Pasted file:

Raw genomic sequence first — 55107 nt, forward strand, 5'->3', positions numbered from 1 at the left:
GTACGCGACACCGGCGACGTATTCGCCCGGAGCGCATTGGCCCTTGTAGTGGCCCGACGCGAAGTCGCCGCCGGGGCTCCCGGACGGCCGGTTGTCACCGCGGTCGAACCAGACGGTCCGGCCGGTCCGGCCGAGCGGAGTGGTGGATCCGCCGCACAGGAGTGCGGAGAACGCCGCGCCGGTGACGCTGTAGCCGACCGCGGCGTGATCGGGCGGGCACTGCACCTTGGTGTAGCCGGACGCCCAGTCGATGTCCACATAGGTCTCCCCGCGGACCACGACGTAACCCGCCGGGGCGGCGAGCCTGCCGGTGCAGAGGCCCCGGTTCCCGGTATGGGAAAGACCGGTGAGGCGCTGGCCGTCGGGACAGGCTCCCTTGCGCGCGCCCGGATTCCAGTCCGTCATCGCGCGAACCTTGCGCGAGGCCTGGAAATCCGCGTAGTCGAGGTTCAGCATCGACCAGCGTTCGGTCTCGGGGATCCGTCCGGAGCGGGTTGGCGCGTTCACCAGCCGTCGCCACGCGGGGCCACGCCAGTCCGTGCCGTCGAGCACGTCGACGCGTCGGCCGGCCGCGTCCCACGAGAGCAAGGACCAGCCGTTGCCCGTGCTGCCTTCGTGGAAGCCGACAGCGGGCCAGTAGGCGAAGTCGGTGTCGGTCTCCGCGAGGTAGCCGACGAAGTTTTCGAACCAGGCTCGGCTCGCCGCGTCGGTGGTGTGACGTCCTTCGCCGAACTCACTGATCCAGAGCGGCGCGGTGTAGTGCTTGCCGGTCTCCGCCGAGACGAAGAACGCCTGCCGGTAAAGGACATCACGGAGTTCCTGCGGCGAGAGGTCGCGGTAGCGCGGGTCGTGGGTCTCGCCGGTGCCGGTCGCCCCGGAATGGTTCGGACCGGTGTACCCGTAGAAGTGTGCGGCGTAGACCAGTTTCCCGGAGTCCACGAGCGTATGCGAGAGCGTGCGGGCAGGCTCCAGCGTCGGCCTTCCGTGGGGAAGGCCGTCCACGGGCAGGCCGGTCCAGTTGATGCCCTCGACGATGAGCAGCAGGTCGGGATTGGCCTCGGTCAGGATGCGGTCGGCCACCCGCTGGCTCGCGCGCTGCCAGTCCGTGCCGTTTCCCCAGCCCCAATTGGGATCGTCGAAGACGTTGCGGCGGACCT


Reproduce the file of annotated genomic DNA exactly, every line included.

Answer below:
Raw genomic sequence first — 55107 nt, forward strand, 5'->3', positions numbered from 1 at the left:
GTACGCGACACCGGCGACGTATTCGCCCGGAGCGCATTGGCCCTTGTAGTGGCCCGACGCGAAGTCGCCGCCGGGGCTCCCGGACGGCCGGTTGTCACCGCGGTCGAACCAGACGGTCCGGCCGGTCCGGCCGAGCGGAGTGGTGGATCCGCCGCACAGGAGTGCGGAGAACGCCGCGCCGGTGACGCTGTAGCCGACCGCGGCGTGATCGGGCGGGCACTGCACCTTGGTGTAGCCGGACGCCCAGTCGATGTCCACATAGGTCTCCCCGCGGACCACGACGTAACCCGCCGGGGCGGCGAGCCTGCCGGTGCAGAGGCCCCGGTTCCCGGTATGGGAAAGACCGGTGAGGCGCTGGCCGTCGGGACAGGCTCCCTTGCGCGCGCCCGGATTCCAGTCCGTCATCGCGCGAACCTTGCGCGAGGCCTGGAAATCCGCGTAGTCGAGGTTCAGCATCGACCAGCGTTCGGTCTCGGGGATCCGTCCGGAGCGGGTTGGCGCGTTCACCAGCCGTCGCCACGCGGGGCCACGCCAGTCCGTGCCGTCGAGCACGTCGACGCGTCGGCCGGCCGCGTCCCACGAGAGCAAGGACCAGCCGTTGCCCGTGCTGCCTTCGTGGAAGCCGACAGCGGGCCAGTAGGCGAAGTCGGTGTCGGTCTCCGCGAGGTAGCCGACGAAGTTTTCGAACCAGGCTCGGCTCGCCGCGTCGGTGGTGTGACGTCCTTCGCCGAACTCACTGATCCAGAGCGGCGCGGTGTAGTGCTTGCCGGTCTCCGCCGAGACGAAGAACGCCTGCCGGTAAAGGACATCACGGAGTTCCTGCGGCGAGAGGTCGCGGTAGCGCGGGTCGTGGGTCTCGCCGGTGCCGGTCGCCCCGGAATGGTTCGGACCGGTGTACCCGTAGAAGTGTGCGGCGTAGACCAGTTTCCCGGAGTCCACGAGCGTATGCGAGAGCGTGCGGGCAGGCTCCAGCGTCGGCCTTCCGTGGGGAAGGCCGTCCACGGGCAGGCCGGTCCAGTTGATGCCCTCGACGATGAGCAGCAGGTCGGGATTGGCCTCGGTCAGGATGCGGTCGGCCACCCGCTGGCTCGCGCGCTGCCAGTCCGTGCCGTTTCCCCAGCCCCAATTGGGATCGTCGAAGACGTTGCGGCGGACCT